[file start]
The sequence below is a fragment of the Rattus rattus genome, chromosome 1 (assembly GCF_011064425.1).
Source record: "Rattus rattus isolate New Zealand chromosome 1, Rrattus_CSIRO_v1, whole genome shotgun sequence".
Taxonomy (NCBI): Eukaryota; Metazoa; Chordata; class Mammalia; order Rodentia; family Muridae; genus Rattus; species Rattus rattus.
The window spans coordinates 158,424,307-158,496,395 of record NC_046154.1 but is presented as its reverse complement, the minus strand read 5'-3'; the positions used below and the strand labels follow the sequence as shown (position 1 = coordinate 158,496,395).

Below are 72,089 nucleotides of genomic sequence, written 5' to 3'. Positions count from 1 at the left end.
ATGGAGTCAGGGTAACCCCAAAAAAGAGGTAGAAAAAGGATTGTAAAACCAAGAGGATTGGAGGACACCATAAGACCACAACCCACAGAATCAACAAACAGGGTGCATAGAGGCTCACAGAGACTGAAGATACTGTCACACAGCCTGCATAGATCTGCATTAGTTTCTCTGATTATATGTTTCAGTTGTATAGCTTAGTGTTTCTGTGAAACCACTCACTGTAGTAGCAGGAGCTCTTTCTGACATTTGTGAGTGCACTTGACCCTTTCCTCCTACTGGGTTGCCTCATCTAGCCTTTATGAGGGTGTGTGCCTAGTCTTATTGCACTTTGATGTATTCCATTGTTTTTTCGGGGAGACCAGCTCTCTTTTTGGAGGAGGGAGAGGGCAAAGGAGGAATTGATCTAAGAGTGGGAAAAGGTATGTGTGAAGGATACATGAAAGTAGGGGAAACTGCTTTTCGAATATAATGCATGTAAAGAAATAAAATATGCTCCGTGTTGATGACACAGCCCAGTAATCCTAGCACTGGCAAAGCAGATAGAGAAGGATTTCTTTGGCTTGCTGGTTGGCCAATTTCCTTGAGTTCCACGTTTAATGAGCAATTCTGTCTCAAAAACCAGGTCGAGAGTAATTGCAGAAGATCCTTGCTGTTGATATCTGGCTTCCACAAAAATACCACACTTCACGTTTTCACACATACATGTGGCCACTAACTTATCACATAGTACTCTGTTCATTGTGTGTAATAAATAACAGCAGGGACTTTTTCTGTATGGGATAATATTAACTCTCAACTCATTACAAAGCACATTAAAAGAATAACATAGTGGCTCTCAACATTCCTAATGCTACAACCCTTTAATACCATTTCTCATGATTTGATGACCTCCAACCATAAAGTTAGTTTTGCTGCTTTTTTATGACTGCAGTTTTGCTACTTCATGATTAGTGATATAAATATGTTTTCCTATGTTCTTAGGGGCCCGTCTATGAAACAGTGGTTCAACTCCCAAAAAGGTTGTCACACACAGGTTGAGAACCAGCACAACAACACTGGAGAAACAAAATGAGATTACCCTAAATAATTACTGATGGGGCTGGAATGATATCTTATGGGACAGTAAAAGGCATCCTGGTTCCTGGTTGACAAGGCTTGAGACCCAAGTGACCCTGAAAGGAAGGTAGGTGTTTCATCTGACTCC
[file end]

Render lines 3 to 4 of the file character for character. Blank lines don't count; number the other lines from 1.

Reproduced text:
Taxonomy (NCBI): Eukaryota; Metazoa; Chordata; class Mammalia; order Rodentia; family Muridae; genus Rattus; species Rattus rattus.
The window spans coordinates 158,424,307-158,496,395 of record NC_046154.1 but is presented as its reverse complement, the minus strand read 5'-3'; the positions used below and the strand labels follow the sequence as shown (position 1 = coordinate 158,496,395).